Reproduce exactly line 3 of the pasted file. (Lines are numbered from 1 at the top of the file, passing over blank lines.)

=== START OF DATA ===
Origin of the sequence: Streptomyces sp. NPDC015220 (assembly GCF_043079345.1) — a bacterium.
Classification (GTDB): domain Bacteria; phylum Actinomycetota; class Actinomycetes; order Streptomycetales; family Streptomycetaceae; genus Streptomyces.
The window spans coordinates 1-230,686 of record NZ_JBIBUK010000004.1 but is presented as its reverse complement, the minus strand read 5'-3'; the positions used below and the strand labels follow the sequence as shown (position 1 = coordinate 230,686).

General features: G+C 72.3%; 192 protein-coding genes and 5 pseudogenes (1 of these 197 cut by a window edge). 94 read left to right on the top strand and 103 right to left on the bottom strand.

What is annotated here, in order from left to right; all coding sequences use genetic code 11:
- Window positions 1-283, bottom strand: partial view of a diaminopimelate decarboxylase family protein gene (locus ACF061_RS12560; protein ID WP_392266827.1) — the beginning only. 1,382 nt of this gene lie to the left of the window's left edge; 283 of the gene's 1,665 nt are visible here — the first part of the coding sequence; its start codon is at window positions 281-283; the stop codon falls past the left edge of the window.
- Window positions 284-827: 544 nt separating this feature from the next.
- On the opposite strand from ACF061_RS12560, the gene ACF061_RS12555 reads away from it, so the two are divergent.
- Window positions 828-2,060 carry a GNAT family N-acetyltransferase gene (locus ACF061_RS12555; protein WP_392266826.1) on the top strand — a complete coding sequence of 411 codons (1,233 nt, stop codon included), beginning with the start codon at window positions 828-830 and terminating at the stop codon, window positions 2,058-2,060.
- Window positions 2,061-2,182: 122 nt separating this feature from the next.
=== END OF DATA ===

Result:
The window spans coordinates 1-230,686 of record NZ_JBIBUK010000004.1 but is presented as its reverse complement, the minus strand read 5'-3'; the positions used below and the strand labels follow the sequence as shown (position 1 = coordinate 230,686).